Creating a transformative experience

Thursday, February 22, 2024

Executive Director Michael Constance has invested his heart and soul in New Hampshire’s Camp Allen. Founded in 1931, the camp’s mission is to provide a safe, affordable outdoor experience for people of all ages with disabilities. The unstated but incalculable benefit of their programs is the opportunity to provide a respite for caregivers.

“Every summer I watch tired families drop off their loved ones but at the end of the session they return with renewed energy, happy to be together again. Pick-up day is my favorite time at Camp Allen because it reconfirms the value of what we do,” Constance says.

As an undergraduate student of history at the University of Vermont, Constance studied U.S. history during a semester at Warwick University in England, enjoying both the European perspective and the cultural experience. Although the directorship at Camp Allen is a long leap from his history degree, Constance believes that a liberal arts education prepares students with critical thinking and communications skills that apply to a wide range of pursuits.

After joining Camp Allen as a summer counselor in 2008, Constance accepted a promotion to camp director, then to executive director. He has solidified the organization’s financial health by doubling its assets, eliminating debt and increasing the number of campers. Responding to the multi-week session closures during the pandemic, he grew camper options by adding day and overnight outdoor sessions. To achieve a high ratio of counselors per camper, during the summer months he supplements local labor with international staff, noting that “the cultural exchange between campers and overseas staff can be transformational.”

Looking to expand his career skills, Constance enrolled in the UNH master of public administration on-campus program but the global health crisis required a mid-course shift to an online modality. The new format saved the time of a campus commute and the asynchronous schedule allowed him the ease to carefully review the materials and formulate his questions. Daily interaction with faculty and students on discussion boards evolved to a continuum of earning which enticed him to dig deeper into the course content.

“Online learning helped me focus on growing my leadership skills while offering the convenience of remote access and the schedule flexibility of asynchronous classes," Constance says. "The online MPA faculty and curriculum at UNH has made me a better professional in the nonprofit field. I feel well positioned to pursue my long-term goals as an advocate for disability accommodation.”

As a student, Constance traveled to Washington, D.C. with the UNH Leadership Education in the Neurodevelopmental Disabilities (LEND) program to advocate for Medicaid recipients with disabilities. With years of practical experience and a master’s degree, he contemplates opportunities to leverage his expertise to influence public policy at a local and state level.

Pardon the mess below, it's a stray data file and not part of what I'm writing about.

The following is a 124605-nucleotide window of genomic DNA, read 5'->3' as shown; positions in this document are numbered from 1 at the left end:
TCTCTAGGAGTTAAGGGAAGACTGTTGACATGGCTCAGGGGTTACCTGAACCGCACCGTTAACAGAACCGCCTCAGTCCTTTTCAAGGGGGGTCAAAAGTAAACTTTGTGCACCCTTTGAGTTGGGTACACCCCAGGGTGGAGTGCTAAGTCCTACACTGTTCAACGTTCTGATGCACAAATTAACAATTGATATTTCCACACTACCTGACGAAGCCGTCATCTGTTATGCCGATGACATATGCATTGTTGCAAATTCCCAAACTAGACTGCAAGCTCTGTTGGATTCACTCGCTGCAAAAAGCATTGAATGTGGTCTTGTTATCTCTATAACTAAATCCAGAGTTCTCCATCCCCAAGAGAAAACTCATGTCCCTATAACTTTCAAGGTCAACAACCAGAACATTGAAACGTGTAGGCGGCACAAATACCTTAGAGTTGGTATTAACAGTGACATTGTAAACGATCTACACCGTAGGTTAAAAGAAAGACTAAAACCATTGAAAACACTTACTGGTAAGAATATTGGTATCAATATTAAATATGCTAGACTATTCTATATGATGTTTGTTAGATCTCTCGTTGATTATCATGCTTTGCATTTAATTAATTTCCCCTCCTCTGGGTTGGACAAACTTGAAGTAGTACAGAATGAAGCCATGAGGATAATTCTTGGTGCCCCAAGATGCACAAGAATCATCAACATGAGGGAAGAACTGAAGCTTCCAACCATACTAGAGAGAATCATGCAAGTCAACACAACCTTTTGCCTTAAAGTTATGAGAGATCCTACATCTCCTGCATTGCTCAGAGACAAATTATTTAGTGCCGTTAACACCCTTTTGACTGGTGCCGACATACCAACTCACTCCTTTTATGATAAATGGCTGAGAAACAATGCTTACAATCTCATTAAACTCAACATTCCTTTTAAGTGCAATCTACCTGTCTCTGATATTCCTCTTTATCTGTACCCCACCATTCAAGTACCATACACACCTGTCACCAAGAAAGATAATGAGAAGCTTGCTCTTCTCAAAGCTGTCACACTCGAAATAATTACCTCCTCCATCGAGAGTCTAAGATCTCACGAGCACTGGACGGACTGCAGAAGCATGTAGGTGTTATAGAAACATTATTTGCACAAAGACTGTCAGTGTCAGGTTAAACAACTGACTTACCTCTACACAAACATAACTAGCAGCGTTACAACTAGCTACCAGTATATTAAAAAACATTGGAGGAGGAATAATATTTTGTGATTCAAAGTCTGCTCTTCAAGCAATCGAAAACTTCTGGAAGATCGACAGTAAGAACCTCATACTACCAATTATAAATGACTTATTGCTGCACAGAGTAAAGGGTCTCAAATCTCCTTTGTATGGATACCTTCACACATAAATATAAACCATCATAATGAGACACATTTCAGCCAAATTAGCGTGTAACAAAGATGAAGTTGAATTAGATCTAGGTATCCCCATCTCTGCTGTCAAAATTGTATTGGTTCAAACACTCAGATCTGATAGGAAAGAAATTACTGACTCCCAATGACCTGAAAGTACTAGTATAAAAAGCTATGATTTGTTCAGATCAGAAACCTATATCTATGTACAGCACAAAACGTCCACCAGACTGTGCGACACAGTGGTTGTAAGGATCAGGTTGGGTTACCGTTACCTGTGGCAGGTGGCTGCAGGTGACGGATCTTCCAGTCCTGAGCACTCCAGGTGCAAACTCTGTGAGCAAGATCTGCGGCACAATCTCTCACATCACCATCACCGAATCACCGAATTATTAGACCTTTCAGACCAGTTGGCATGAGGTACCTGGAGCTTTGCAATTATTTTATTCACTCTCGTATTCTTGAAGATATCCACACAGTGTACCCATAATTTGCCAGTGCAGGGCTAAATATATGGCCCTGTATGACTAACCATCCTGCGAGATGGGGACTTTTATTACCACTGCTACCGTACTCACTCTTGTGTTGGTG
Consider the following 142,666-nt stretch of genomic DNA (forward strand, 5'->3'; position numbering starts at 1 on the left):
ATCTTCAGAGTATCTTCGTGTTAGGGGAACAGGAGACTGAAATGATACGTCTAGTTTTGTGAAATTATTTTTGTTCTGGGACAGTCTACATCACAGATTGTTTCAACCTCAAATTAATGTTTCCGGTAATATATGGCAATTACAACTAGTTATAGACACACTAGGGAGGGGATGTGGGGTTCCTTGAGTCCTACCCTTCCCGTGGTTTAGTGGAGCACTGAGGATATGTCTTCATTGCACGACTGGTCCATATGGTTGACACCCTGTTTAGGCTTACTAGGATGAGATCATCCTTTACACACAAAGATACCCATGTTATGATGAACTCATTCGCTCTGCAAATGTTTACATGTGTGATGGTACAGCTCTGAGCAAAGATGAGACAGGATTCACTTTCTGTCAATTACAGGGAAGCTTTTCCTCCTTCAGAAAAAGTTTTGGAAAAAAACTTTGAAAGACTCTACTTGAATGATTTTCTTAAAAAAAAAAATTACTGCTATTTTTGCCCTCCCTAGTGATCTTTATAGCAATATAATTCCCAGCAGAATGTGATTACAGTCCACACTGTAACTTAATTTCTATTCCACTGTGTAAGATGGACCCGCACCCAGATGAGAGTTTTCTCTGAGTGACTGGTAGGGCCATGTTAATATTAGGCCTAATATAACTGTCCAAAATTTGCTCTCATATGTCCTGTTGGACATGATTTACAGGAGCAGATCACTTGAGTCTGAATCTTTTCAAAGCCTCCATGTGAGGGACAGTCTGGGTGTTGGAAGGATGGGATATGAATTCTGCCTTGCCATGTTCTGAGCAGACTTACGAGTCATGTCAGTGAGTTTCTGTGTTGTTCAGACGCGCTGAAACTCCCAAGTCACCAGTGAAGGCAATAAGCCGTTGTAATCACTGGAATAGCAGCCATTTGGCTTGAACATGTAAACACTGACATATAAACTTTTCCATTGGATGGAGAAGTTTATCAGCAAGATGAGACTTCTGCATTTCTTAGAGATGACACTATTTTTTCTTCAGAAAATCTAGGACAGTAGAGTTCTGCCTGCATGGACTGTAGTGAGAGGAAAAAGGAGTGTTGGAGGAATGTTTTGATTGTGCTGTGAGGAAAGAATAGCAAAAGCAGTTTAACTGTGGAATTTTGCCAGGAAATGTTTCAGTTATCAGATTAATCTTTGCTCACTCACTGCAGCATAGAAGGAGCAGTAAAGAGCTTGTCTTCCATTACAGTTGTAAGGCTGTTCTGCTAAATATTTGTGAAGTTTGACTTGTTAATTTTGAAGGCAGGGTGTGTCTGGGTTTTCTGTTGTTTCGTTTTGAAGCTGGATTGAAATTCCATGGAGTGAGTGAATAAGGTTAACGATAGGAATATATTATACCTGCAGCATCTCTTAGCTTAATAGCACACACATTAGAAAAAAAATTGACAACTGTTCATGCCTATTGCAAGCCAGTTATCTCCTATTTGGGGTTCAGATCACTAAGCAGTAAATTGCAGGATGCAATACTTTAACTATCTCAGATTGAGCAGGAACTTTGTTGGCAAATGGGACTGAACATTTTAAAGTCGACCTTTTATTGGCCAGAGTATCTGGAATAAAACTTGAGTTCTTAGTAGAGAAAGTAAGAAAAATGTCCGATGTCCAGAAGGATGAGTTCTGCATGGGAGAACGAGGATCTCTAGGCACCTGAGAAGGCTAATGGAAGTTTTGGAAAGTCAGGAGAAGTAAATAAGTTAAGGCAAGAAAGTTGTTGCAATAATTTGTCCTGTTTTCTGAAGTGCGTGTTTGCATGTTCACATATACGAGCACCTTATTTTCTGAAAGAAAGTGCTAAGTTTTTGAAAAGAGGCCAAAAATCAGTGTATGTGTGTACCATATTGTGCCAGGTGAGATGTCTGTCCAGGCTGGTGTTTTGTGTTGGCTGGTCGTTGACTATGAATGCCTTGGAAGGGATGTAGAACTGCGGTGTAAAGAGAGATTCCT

Constance served six years on the board of ABLE NH, a state chapter of a national organization dedicated to equity and social justice for people with disabilities. In 2017, he received the New Hampshire Governor’s Accessibility Award in recognition of his leadership with Camp Howard, a sub-program within Camp Allen that offers job training and pays campers in a work environment. Their first paycheck represents the satisfying fulfillment of a long-held desire to make a productive contribution.

“New Hampshire needs to foster better employment among this population,” states Constance. “Making our workforce more inclusive delivers a mutual benefit because these workers are highly motivated, reliable and contribute to a better employee retention rate.”

With a quiet smile, Constance reveals that his name will appear in the Union Leader’s 2024 publication of “40 under Forty”, the newspaper's annual listing of 40 young professional influencers under the age of 40 who are shaping New Hampshire’s business, educational and financial environments.

Several years ago, Constance suggested to an adult camper that he shave before his family arrival on pick-up day. Rather than ask for assistance, the camper shaved himself for the first time in his life. This simple act of autonomy was an epiphany for Constance as he fully realized the limiting effect that external expectations can impose on any individual, with or without disabilities.

In his advocacy for people with disabilities, Constance seeks to dismantle obstacles in their path toward achieving greater independence and productivity.